Veiled offence

While Jesus was in Bethany in the home of Simon the Leper, a woman came to him with an alabaster jar of very expensive perfume, which she poured on his head as he was reclining at the table. When the disciples saw this, they were indignant. “Why this waste?” they asked. “This perfume could have been sold at a high price and the money given to the poor.” (Matthew 26 v 8-9)

John (chapter 12) tells us that Judas, the team’s treasurer, used to put his hand in the money bag and it was him who led the disciples in their indignation of the extravagance of this woman. Mark (chapter 14) says it was a year’s wages and Judas could have enjoyed some of that bounty!

One thing we need to remember about offence it is this:

The offended latch onto something that they think justifies their offence and which is understandable to the most.

The veil of offence: Why wasn’t this perfume sold and the money given to the poor?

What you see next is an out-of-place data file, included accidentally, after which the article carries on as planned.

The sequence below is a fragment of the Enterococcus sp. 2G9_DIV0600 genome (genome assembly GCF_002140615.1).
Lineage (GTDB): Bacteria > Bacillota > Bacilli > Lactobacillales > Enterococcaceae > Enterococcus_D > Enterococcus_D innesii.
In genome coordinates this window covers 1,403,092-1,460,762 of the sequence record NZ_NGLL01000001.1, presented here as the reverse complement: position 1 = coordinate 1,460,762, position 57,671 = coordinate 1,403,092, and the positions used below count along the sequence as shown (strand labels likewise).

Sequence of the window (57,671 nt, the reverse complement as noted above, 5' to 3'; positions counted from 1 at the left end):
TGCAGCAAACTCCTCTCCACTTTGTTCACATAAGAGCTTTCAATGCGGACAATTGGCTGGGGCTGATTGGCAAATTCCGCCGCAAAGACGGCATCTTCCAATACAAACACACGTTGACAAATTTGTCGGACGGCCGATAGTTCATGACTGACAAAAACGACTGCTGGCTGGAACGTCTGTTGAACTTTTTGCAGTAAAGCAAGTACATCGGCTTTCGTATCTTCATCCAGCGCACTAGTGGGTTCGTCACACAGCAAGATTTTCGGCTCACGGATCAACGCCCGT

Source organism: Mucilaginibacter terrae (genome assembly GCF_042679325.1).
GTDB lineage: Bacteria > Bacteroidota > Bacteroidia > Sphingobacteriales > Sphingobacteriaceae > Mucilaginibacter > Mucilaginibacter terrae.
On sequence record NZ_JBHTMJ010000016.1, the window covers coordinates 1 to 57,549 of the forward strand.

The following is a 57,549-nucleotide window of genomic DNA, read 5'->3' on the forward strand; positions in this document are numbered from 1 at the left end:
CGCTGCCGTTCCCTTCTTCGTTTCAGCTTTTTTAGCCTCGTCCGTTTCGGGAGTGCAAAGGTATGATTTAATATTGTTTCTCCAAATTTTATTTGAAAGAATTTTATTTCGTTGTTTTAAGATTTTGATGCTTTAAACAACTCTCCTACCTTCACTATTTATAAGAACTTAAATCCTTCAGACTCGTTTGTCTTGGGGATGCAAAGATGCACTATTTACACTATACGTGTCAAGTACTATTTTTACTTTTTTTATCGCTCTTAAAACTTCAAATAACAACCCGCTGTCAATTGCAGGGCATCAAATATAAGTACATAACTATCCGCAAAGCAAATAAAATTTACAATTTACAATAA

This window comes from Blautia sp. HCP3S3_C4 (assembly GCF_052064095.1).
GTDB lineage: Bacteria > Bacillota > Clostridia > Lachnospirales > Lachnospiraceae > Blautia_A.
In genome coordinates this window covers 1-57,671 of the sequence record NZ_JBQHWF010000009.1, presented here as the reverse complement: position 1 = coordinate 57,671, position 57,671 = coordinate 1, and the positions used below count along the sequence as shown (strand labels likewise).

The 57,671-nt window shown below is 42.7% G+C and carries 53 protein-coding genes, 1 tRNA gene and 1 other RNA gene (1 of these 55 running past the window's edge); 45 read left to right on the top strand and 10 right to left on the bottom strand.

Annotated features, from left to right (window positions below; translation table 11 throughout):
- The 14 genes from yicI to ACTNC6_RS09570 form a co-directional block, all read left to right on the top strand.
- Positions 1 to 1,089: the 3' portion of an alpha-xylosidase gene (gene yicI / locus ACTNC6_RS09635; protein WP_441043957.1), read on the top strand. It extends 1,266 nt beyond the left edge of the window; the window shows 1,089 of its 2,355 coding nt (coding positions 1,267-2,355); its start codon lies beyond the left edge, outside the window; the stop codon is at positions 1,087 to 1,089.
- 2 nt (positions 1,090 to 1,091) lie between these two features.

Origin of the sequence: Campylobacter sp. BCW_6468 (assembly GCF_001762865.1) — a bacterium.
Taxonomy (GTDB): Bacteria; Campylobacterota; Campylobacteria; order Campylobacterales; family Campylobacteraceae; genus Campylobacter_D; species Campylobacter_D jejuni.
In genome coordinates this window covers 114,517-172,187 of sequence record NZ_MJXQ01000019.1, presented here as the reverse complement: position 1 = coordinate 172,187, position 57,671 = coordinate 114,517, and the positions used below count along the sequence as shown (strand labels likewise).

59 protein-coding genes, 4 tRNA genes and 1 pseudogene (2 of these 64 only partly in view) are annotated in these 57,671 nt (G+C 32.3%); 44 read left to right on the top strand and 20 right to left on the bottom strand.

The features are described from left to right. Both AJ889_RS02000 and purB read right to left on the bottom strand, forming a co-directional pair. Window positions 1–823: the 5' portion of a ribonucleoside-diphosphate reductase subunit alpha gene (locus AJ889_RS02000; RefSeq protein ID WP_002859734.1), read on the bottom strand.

“That makes sense Judas. Well said. We need to look out for the poor. That’s what Jesus has taught us. We totally agree!”

This is akin to a misogynistic man walking out of the church because the teaching isn’t ‘deep enough’ or ‘correct theology’ veiling the truth that the man hadn’t known beforehand that the preacher was a woman! Yes, it has happened.

Veiled offence uses something that is accurate ie Mary could have given the perfume to be sold for the poor and this was wasteful; but uses that to cause division when the truth is that she honours Jesus in an extravagant way which prevents Judas from any opportunism and simply exposes the disciples lack of extravagance.

Let me ask another question. Do you get offended? Are you today? Has someone said or done something that you carry a sense of injustice about; something obviously wrong and you have colleagues who can support you in this? Be careful of veiled offence.

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